What is the actual definition of headroom

What is the actual definition of headroom
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#1

This is one of those terms that I’ve always felt I understand what it means, however, I can’t define it. Even though this is a little embarrassing I’d love to know the actual technical definition when equated with audio gear.

In another thread I said the following about mic pres

“I am not sure if people classify pres that are clean until they hit breaking point high headroom or if they call pres that gently compress with subtle distortion until they finally distort in an awesome and glorious way high headroom? I am not sure if high headroom pres are ones that you can crank 50 db with little noise floor”

When people say SSL or RND consoles have high head room summing sections I think they mean that you can send them a lot of signal until they start to audibly distort. Then again they say that they can hear an SSL 4000 distort in a pleasing way so does this mean they have low headroom because you hear the distortion, even if it sounds good?!?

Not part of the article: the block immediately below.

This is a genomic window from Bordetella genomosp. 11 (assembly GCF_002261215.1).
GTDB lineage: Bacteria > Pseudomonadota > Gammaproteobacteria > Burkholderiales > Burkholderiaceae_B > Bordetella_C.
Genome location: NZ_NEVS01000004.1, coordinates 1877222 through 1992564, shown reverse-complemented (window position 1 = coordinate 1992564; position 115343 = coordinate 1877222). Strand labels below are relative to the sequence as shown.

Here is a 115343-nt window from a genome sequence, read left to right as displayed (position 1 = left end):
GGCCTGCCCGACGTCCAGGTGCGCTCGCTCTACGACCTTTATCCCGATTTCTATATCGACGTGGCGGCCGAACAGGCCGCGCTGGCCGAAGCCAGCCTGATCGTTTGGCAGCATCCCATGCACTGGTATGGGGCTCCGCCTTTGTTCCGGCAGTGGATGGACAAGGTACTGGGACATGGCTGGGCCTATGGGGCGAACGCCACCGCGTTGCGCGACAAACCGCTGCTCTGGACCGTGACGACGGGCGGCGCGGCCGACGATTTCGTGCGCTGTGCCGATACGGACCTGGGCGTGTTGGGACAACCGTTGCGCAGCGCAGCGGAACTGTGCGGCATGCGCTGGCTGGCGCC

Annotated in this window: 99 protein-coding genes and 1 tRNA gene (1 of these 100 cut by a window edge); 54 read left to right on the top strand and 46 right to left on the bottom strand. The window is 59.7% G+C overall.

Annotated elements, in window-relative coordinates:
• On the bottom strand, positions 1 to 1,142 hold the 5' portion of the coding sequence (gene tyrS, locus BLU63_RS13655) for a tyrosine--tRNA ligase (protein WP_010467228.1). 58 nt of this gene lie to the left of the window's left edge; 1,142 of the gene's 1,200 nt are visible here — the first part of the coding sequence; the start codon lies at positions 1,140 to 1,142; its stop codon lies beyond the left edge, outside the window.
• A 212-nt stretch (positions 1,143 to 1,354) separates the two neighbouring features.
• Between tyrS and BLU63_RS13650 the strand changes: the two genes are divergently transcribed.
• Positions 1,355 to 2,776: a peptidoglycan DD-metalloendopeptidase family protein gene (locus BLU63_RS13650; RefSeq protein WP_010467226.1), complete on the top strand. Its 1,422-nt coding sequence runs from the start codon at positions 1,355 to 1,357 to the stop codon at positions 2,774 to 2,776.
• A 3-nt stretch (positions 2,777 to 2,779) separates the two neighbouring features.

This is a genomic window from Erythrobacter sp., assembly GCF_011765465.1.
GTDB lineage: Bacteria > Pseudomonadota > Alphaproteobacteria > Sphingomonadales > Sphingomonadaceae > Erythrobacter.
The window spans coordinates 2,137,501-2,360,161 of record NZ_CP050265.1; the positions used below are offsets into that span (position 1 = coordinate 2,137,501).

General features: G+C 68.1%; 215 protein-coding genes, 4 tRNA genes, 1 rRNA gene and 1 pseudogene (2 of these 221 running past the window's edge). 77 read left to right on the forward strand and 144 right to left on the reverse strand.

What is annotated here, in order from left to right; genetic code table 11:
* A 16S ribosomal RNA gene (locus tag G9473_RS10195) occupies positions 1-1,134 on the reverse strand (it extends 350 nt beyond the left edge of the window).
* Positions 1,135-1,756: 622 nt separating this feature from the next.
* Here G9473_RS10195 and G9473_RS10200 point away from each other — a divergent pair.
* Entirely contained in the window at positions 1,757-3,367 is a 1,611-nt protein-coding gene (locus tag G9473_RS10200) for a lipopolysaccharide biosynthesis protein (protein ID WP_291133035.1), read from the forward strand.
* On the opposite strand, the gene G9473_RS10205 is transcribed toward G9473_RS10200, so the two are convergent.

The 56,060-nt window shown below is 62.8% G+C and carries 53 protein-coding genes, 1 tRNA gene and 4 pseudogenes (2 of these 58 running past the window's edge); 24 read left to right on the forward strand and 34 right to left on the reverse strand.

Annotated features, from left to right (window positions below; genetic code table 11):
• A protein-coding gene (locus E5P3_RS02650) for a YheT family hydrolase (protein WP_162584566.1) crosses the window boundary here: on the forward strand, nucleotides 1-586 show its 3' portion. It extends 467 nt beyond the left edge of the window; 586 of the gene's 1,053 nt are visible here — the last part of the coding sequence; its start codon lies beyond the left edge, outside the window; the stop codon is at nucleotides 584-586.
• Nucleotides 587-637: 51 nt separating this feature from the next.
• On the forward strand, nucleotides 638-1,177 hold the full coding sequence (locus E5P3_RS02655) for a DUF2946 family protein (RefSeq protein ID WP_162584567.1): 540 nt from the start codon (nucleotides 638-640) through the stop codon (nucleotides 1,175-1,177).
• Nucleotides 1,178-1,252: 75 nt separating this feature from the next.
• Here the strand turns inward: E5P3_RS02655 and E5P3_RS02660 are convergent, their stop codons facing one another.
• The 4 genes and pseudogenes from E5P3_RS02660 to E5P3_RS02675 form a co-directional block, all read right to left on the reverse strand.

Not sure. If the SSL 4000 has loads of head room than all compressors have even more head room:)


#2

It’s the number of db over the nominal level (usually 0db) that a signal can go without clipping, so I would say it makes no difference whether there’s compression involved or not. What matters is the level of signal that is output. Compression is just a way of attenuating the level going in.


#3

I’ve always been told it is the useable level between the noise floor and the point of distortion.


#4

I figured it had to do more with self-noise (hiss, buzz, etc) than it does with distortion. For whatever reason, I seem to associate it with signal/noise ratio.


#5

When they say the. SSL distorts pleasantly, it is not an indication of more measurable headroom. It would give you more “functional” headroom, in the sense that going past the clean limit of the circuit still gave a useable result.


#6

Headroom can be pretty handy on an analog console.

But things can get ugly pretty quick without it on a low to mid level console, for example…

From hitting the initial gain stage at a healthy level, the signal can get pretty hot (clip) with plenty of additive EQ, then subsequently lose a lot of that signal level via compression if no make up gain is added.

At a glance, the meters may look ok, but in reality the signal has already been into clip and back.

In this scenario, the signal level should be lowered on input, also taking into account the additive EQ on the meters.

Subsequent compression should be made back up to the nominal level as required.